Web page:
Not bad for a band that was barely on the cultural radar six months ago. But though AFI shares the Strokes' knack for updating the sounds and styles of various strains of punk and postpunk, a better comparison might be to New York's other recent out-of-nowhere superstar sensation (no, not the Yeah Yeah Yeahs). Like 50 Cent, AFI has been doing its thing for years (since 1991), so don't call it an overhyped newcomer just because everyone else finally decided to join the party. AFI's higher profile is just a natural outgrowth, stemming back to what the band does best: connect with its fans.
"Every time we play a show in any given city, more people show up than the last time we played," says AFI's bassist, who goes simply by Hunter. "That's where the fever begins. People see the excitement and want to be a part of it."
AFI's fans are a particularly excitable bunch. The message board of the band's fan club, the Despair Faction, contains the expected postings about how much the band rocks and how Havok is the most beautiful man in the world. But it also includes messages from fans willing to pay thousands of dollars for tickets to sold-out shows or dying to debate the hidden meaning behind lyrics such as Chrysanthemums of white/They seemed so beautiful/I can remember/I searched for the amaranth. Plus there's also the type of sentiments that put the cult back into cult success, such as links to something called "the Church of Havok." For the slightly less dedicated, there are photo galleries filled with pictures of fans tattooed with the band's logo.
Perhaps the most telling post comes from Marvin Paul Thomas, a former roadie for the Mr. T Experience and Misfits, who wrote an open letter detailing the backlashes he's witnessed. When fans feel their favorite musicians have sold out, he says, they'll be willing to buy a ticket just to spit in their former heroes' faces or try to goad them into a fight. He expresses fear that AFI will soon endure similar scenarios, and he says that would be a shame, because these are a bunch of nice guys who worked hard to achieve their goals.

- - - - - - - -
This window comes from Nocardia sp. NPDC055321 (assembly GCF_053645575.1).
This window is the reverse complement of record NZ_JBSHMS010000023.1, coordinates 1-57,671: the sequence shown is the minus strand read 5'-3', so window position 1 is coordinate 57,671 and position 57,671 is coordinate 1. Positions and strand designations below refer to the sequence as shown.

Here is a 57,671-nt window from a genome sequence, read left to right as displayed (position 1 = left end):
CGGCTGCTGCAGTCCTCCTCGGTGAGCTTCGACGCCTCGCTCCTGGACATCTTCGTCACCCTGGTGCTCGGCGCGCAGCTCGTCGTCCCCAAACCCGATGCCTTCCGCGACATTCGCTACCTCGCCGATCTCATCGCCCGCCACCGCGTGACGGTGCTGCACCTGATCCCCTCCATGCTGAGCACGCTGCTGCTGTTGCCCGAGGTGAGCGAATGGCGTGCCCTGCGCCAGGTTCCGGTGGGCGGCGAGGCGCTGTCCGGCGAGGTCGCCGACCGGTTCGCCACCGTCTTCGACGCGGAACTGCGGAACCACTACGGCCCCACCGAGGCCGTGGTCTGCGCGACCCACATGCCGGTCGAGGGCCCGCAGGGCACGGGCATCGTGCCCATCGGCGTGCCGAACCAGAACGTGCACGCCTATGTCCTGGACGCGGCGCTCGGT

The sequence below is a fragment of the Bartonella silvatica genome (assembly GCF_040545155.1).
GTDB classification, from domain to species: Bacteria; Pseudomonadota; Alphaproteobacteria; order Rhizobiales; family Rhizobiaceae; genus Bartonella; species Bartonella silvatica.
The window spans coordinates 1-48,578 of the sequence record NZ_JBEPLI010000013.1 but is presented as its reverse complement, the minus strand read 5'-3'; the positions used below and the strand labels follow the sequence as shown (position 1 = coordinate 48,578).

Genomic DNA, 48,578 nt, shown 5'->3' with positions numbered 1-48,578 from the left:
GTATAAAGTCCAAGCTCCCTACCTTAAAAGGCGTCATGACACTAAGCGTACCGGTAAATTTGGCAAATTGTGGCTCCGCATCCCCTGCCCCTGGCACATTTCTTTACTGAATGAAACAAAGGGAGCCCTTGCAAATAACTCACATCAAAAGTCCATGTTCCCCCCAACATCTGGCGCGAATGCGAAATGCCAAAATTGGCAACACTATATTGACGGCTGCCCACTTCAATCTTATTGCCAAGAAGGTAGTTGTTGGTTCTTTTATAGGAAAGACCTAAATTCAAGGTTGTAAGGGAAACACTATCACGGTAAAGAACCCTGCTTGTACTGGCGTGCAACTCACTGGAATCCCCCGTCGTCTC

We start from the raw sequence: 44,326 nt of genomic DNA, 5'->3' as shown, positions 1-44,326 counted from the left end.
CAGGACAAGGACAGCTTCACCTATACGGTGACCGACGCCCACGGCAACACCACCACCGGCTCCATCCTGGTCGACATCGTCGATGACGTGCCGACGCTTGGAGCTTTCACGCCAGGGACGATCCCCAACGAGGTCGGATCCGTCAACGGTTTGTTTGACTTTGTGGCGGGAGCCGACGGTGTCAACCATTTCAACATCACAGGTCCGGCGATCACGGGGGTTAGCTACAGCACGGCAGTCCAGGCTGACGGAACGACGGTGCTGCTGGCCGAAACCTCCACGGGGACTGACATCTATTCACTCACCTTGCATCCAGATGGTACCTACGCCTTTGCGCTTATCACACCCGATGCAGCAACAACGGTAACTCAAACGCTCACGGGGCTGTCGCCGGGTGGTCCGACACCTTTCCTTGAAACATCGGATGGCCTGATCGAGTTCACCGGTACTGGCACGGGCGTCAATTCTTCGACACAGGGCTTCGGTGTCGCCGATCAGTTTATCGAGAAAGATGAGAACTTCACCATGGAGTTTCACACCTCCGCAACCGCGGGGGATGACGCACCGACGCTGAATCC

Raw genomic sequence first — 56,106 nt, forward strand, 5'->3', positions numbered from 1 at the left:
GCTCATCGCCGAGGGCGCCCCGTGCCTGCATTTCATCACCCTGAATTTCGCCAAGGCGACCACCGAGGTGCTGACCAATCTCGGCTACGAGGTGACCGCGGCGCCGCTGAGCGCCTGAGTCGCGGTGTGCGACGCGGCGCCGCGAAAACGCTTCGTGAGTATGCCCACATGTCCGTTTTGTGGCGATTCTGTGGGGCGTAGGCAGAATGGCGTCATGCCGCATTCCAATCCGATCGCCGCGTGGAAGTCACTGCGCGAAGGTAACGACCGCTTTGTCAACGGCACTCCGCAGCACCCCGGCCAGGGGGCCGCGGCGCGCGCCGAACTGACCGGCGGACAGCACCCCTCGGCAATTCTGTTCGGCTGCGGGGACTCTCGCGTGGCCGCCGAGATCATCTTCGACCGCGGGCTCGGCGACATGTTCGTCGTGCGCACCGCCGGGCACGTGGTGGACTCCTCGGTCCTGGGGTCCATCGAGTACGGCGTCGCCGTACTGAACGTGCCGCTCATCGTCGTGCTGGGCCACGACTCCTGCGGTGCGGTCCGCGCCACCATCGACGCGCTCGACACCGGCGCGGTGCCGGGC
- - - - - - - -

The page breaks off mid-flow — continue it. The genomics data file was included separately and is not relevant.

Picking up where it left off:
Thomas' letter generated a flurry of responses, almost all of them from fans thanking him for his words and pledging to never turn on the band or let anyone make their beloved AFI feel unappreciated. It's this level of devotion, rare even in the punk scene, that nurtured AFI in its formative years, that allowed the band to feel confident about its move from longtime home Nitro Records to DreamWorks last year.
"It's like we're one large family," Hunter says. "When we go to DreamWorks, everyone comes with us. We're not going to change as people."
Indeed, AFI's members still meet and greet their followers before each show. When time permits, the group lets its fans watch its sound checks, and it offers exclusive songs for download on its Web site. But as a band, AFI has undergone a drastic transformation.
When Havok and drummer Adam Carson formed the band as high school students, it was a speedy hardcore band with song titles such as "I Wanna Get a Mohawk (But Mom Won't Let Me)." It released its first album in 1996 but went through several lineup changes before Hunter and guitarist and songwriter Jade Puget joined for 1999's Black Sails in the Sunset.
Around this time, the music started to evolve. The fast tempos and anthemlike backgrounds remained, but the guitars had a meatier, more metallic sound, and the solos became more ambitious. Havok and Hunter started filtering the expansive melodies and lyrical darkness of bands such as the Cure and Sisters of Mercy through their own hard-charging approach.
The band resists the labels goth and punk, and with good reason. Though its lyrics often portray a deep sense of melancholy and isolation, AFI plays as if it's conquering its demons by connecting with others who share the pain. It's this connection, Hunter says, that ensures AFI won't be abandoned like countless other bands in which the world briefly took interest.
"[The music is] a celebration of a dark place that's not necessarily a bad place," Hunter says. "You have to have balance even during the darkest of times. I've faced some sad moments in my life, times of loss or betrayal. That's definitely channeled directly into the music.
"I'd like to think that our music touches people in a deep, emotional way," he continues. "When you're able to touch someone on that level, people take that more seriously than some pop song you hear on the radio. We take our position seriously. Over the past couple of years, we've realized our fans are as much a part of this band as we are. It's bigger than just being in a band. It's a movement without a cause."